It’s true! I am presently at work on the third novel in the series, and hope to have it available later this fall. It is a continuation of Tess’s and William’s adventures (the danger factor and stakes get ramped up quite a bit in this one), and it takes place once again in the Caribbean waters, finishing up in Port Royal, Jamaica. Spoiler alert (kinda): there is a WHOPPING BIG TWIST coming in this third story, though - and I can hardly wait to get it all captured on my computer screen!
RS: In all of the research and imagining you have done for this series, what are your most and least favorite aspects of life in the 1700s?
DG: Favorite aspects would have to be the strength and fitness of people who lived back then. No gym passes required. For research, I once tried to haul the sail up the main mast of a tall ship and failed miserably at it. Afterwards, the ship’s captain confessed to me that the sail and yard arm weighed about 250 pounds in total. So, it is astounding to me that young sailors, many of them only teenagers, routinely hauled sails as part of their daily job. Cannons onboard ships weighed tons and were maneuvered into place using brute force and elementary tackle and rope set-ups. Hmm, let’s see, on a less fierce side of things, another favorite aspect for me was the clothing style of the rich, particularly the gorgeous, flouncy dresses of the wealthy women.
Least favorite aspect definitely was the filth and diseases that were prominent parts of most people’s lifestyles back then. Being a physiotherapist and retired EMT, I have a kind of morbid fascination with how people lived through and with, their wounds and diseases.
RS: You have admitted to not reading as much as you would like, which means that you ARE a reader as well as an author. So who would you list as your top three favorite authors?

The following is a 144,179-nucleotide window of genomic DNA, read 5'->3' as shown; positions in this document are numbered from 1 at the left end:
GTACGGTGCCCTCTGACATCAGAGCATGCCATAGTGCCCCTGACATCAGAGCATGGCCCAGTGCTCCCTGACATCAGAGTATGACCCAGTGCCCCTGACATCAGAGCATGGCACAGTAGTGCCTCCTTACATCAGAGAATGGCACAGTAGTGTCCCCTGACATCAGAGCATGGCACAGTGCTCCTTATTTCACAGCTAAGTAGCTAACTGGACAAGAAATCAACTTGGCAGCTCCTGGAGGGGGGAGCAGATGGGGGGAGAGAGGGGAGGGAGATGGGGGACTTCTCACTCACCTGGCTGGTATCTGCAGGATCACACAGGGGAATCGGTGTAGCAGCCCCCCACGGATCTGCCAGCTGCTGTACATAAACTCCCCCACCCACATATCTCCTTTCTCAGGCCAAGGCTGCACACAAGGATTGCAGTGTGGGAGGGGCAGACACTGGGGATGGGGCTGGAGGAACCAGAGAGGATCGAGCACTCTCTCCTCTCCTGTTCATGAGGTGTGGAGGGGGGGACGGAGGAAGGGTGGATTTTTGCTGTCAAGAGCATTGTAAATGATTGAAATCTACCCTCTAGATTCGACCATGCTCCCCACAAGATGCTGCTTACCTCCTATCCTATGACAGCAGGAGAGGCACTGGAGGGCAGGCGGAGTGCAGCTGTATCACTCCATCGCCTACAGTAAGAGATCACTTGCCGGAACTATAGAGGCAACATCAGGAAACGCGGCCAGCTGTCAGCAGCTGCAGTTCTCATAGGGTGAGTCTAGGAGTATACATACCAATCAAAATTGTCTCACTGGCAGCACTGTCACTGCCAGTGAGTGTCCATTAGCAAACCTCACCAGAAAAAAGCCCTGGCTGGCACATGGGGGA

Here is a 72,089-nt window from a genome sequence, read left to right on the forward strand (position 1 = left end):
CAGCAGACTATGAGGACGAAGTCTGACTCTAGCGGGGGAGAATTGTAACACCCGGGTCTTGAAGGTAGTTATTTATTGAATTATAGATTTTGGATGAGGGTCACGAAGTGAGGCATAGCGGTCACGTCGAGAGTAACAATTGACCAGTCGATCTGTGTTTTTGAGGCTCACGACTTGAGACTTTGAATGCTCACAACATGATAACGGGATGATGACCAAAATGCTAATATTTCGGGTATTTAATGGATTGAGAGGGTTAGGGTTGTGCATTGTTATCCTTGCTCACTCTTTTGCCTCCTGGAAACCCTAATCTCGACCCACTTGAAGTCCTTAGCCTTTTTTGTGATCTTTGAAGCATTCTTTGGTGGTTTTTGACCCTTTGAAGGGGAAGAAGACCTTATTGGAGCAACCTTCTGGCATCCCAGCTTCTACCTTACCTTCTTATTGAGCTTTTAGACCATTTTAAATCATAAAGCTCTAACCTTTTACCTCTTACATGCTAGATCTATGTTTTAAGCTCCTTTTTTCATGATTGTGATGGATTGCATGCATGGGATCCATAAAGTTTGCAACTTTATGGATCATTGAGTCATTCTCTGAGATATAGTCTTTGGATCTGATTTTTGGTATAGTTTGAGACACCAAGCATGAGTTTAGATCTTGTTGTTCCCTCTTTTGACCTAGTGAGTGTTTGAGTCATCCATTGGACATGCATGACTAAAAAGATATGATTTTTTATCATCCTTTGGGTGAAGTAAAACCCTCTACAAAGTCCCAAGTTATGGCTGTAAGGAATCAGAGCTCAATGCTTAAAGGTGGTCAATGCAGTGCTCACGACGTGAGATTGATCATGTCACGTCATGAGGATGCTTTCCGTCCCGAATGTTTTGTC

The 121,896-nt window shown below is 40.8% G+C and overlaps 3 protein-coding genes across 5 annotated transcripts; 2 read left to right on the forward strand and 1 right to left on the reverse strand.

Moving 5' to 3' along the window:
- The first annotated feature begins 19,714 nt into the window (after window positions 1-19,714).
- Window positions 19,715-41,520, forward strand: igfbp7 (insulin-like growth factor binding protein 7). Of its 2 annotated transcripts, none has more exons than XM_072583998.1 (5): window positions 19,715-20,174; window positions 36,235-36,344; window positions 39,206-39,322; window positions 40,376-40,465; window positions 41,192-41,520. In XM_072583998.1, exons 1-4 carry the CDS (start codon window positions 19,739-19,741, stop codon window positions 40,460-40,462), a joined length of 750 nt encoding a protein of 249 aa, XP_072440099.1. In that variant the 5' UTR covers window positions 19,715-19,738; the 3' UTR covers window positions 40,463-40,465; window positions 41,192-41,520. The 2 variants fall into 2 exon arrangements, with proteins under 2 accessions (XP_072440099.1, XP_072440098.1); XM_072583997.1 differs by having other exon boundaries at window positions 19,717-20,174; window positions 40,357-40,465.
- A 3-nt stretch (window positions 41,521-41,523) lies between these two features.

DG: I love to read and to be swept away in a book’s plot. Here are several authors whose books are on my bedside table:
1. Tess Gerritsen is a present favorite. Her stories always have a medical component in them and the plots move along with lightning speed.
2. Michael Crichton - King of adventure novels. Gone but not forgotten.
3. James Patterson, known for his many twists and turns in plots, and also for the very short chapters (not unlike my own) which, if you are like me and can’t stand to put a book down halfway through a chapter, are a busy person’s ​​salvation!​
​Thank you, Rachel, for this opportunity​ to chat with you and subscribers of Bookkaholic. I must get back to my storyline as I am in the middle of a fierce sea battle and the smell of smoke and gunpowder  is surrounding me. (Or, on second thought, that may just be my neighbor’s barbeque again…) Cheers! -Dianne

Kindle Edition: Check Amazon for Pricing Digital Only

Kindle Edition: Check Amazon for Pricing Digital Only
Release date June 12, 2014.

Rachel Storey

Software engineer by day, bookworm by night. I love reading. I love writing about reading. I love talking about writing about reading. I joined Bookkaholic to have great conversations about literature, so please feel free to leave comments and discussions.